(p. A16) The requirements will join a growing list of administration efforts to expand the reach of President Biden’s economic policies beyond their primary intent. For instance, administration officials have attached stringent labor standards and “Buy American” provisions to money from a bipartisan infrastructure law.

. . .

Some Republican and Democratic lawmakers have also questioned the wisdom of giving any taxpayer money to the chip industry, which is generally profitable.

For the full story, see:

Jim Tankersley and Ana Swanson. “Funds to Bolster U.S. Chip-Making Come With Catch.” The New York Times (Tuesday, February 28, 2023): A1 & A19.

(Note: ellipses, and bracketed date, added.)

(Note: the online version of the story has the date Feb. 27, 2023, and has the title “Biden’s Semiconductor Plan Flexes the Power of the Federal Government.”)

Let “People Express Concerns in a Therapeutic Environment Before You and I Decide the Policy”

(p. A4) Britain’s top civil servant warned in October 2020 that Prime Minister Boris Johnson was a “nationally distrusted” figure who should not announce new social-distancing rules in the depths of the coronavirus pandemic.

The health secretary at the time, Matt Hancock, disparaged an eminent medical researcher who had publicly criticized Britain’s handling of Covid as a “complete loudmouth.” Mr. Hancock also mocked “Eat Out to Help Out,” a program to lure people back to restaurants sponsored by Rishi Sunak, referring to it as “eat out to help the virus get about.”

Those and many other unfiltered remarks are in more than 100,000 WhatsApp messages exchanged among Mr. Hancock, other ministers and aides as they tried to control the coronavirus outbreak in 2020 and 2021. They were handed to The Daily Telegraph, a British newspaper, by Isabel Oakeshott, a journalist who obtained them while helping Mr. Hancock write a book, “Pandemic Diaries,” about those desperate days.

. . .

“What I found shocking was the callous nature of the messages — the banter, the humor, and how casual they were about making decisions that affected people and their lives,” said Prof. Devi Sridhar, head of the global public health program at the University of Edinburgh.

. . .

Amid the pervasive sense of dread in the texts, there were also moments of gallows humor. Mr. Hancock once asked Michael Gove, a fellow minister, to explain the goals of a coming government meeting on the pandemic.

“Letting people express concerns in a therapeutic environment before you and I decide the policy,” Mr. Gove wrote.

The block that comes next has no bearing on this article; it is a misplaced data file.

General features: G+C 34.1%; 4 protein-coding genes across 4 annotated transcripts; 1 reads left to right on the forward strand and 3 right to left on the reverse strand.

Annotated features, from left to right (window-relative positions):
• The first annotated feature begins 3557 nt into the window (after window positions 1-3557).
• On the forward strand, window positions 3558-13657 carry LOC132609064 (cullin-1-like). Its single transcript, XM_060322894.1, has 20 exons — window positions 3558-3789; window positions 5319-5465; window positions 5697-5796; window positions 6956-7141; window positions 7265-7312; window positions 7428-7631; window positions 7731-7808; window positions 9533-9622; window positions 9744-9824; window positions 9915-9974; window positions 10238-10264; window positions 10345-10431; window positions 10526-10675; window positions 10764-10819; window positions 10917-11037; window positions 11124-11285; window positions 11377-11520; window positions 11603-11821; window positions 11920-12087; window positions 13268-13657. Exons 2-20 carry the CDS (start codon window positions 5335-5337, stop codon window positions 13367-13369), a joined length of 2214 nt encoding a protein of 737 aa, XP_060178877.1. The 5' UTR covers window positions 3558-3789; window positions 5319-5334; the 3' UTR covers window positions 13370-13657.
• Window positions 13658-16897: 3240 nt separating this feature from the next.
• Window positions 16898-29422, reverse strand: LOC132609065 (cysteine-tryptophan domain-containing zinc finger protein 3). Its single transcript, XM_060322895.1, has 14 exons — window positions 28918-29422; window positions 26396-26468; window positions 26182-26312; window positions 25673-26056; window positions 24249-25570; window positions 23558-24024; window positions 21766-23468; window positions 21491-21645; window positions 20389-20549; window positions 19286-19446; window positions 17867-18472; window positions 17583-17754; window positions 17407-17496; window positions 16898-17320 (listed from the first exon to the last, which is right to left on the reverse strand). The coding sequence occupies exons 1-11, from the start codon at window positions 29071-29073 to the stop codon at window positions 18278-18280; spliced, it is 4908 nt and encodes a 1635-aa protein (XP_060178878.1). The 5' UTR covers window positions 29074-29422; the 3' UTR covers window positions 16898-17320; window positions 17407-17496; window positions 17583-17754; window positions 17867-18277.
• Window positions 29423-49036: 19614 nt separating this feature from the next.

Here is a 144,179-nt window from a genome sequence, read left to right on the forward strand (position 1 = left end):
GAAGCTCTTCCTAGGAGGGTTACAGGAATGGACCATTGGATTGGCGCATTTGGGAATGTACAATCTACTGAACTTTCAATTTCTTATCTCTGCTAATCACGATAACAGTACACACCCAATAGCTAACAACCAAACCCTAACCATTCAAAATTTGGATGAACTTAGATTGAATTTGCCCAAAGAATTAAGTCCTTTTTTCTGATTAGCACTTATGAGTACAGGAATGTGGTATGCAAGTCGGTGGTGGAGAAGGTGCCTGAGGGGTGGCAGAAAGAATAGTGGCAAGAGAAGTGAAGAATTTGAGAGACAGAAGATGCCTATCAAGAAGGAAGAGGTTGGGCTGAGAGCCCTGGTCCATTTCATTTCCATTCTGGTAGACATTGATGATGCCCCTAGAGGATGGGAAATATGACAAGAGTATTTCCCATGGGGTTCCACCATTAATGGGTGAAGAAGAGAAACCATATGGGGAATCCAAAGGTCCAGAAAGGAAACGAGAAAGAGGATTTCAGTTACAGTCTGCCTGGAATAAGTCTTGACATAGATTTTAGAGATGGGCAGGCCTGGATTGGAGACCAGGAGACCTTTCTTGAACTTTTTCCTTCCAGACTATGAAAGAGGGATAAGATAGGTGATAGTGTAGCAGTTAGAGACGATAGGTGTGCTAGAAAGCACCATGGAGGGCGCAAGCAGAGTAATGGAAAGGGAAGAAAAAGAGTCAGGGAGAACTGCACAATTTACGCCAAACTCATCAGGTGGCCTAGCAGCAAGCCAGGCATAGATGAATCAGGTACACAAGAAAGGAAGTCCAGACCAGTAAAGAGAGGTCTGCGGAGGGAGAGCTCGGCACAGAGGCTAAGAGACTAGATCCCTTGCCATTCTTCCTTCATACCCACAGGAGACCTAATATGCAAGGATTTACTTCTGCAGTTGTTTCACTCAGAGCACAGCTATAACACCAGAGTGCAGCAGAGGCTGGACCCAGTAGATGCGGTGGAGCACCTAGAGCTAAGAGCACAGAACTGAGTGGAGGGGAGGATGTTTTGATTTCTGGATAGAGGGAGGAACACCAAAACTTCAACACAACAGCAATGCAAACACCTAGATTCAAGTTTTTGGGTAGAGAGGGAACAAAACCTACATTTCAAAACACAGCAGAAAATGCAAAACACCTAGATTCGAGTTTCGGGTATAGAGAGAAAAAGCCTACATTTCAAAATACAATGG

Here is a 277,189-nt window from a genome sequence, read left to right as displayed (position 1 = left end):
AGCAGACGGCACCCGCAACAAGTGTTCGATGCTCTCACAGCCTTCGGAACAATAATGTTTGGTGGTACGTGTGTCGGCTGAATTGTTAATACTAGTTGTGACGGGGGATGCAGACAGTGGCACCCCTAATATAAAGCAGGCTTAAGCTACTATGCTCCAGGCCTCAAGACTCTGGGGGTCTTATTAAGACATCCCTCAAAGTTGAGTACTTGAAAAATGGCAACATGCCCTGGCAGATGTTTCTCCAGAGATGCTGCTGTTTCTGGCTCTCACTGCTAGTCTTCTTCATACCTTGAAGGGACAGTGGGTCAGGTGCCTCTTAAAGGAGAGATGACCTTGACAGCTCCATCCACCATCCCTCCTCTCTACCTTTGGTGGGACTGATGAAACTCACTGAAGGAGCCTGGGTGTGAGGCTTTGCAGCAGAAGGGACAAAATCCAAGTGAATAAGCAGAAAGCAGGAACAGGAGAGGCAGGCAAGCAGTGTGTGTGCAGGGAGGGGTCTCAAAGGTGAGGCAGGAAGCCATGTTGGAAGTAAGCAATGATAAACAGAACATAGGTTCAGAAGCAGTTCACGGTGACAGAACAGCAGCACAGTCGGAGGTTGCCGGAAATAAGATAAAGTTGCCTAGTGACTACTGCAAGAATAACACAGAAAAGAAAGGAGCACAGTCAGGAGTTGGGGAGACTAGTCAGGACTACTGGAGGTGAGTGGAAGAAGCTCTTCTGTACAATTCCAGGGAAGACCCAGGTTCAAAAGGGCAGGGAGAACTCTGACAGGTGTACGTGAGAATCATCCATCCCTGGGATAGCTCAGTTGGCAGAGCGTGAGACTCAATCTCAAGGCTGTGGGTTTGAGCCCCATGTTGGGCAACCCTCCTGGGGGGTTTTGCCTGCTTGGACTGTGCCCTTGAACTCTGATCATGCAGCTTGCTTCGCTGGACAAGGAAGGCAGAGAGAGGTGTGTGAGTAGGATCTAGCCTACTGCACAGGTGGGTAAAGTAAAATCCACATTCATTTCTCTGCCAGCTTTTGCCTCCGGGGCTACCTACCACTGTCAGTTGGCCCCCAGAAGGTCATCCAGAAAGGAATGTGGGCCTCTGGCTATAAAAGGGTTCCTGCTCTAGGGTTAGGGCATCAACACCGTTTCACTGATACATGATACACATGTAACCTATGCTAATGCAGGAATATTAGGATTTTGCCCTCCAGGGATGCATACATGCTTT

“You are glorious,” Mr. Hancock replied.

For the full story, see:

Mark Landler. “Juicy Nuggets, but No Surprises About U.K. Covid Policy.” The New York Times (Monday, March 8, 2023): A4.

(Note: ellipses added.)

(Note: the online version of the story has the date March 7, 2023, and has the title “Ex-Minister’s Texts Lift the Veil on U.K. Covid Policy. It Isn’t Pretty.”)

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Cochrane Study Finds No Benefits of Mandatory Masking

During the pandemic, I wrote an op-ed piece advocating the voluntary (not mandatory) use of masks. I still believe that, based on the mechanics of disease spread, and the mechanics of physically blocking virus particles, that masks can have a modest effect in reducing the viral load we spread to others. I also still believe in free speech and believe that it was wrong to censor those who were skeptical of masks.

(p. A19) The most rigorous and comprehensive analysis of scientific studies conducted on the efficacy of masks for reducing the spread of respiratory illnesses — including Covid-19 — was published late last month. Its conclusions, said Tom Jefferson, the Oxford epidemiologist who is its lead author, were unambiguous.

“There is just no evidence that they” — masks — “make any difference,” he told the journalist Maryanne Demasi. “Full stop.”

But, wait, hold on. What about N-95 masks, as opposed to lower-quality surgical or cloth masks?

“Makes no difference — none of it,” said Jefferson.

What about the studies that initially persuaded policymakers to impose mask mandates?

“They were convinced by nonrandomized studies, flawed observational studies.”

. . .

These observations don’t come from just anywhere. Jefferson and 11 colleagues conducted the study for Cochrane, a British nonprofit that is widely considered the gold standard for its reviews of health care data. The conclusions were based on 78 randomized controlled trials, six of them during the Covid pandemic, with a total of 610,872 participants in multiple countries. And they track what has been widely observed in the United States: States with mask mandates fared no better against Covid than those without.

No study — or study of studies — is ever perfect. Science is never absolutely settled. What’s more, the analysis does not prove that proper masks, properly worn, had no benefit at an individual level. People may have good personal reasons to wear masks, and they may have the discipline to wear them consistently. Their choices are their own.

. . .

The C.D.C.’s increasingly mindless adherence to its masking guidance is none of those things. It isn’t merely undermining the trust it requires to operate as an effective public institution. It is turning itself into an unwitting accomplice to the genuine enemies of reason and science — conspiracy theorists and quack-cure peddlers — by so badly representing the values and practices that science is supposed to exemplify.

It also betrays the technocratic mind-set that has the unpleasant habit of assuming that nothing is ever wrong with the bureaucracy’s well-laid plans — provided nobody gets in its way, nobody has a dissenting point of view, everyone does exactly what it asks, and for as long as officialdom demands. This is the mentality that once believed that China provided a highly successful model for pandemic response.

For the full commentary, see:

Bret Stephens. “‘Do Something’ Is Not Science.” The New York Times (Wednesday, February 22, 2023): A19.

(Note: ellipses added.)

(Note: the online version of the commentary has the date Feb. 21, 2023, and has the title “The Mask Mandates Did Nothing. Will Any Lessons Be Learned?”)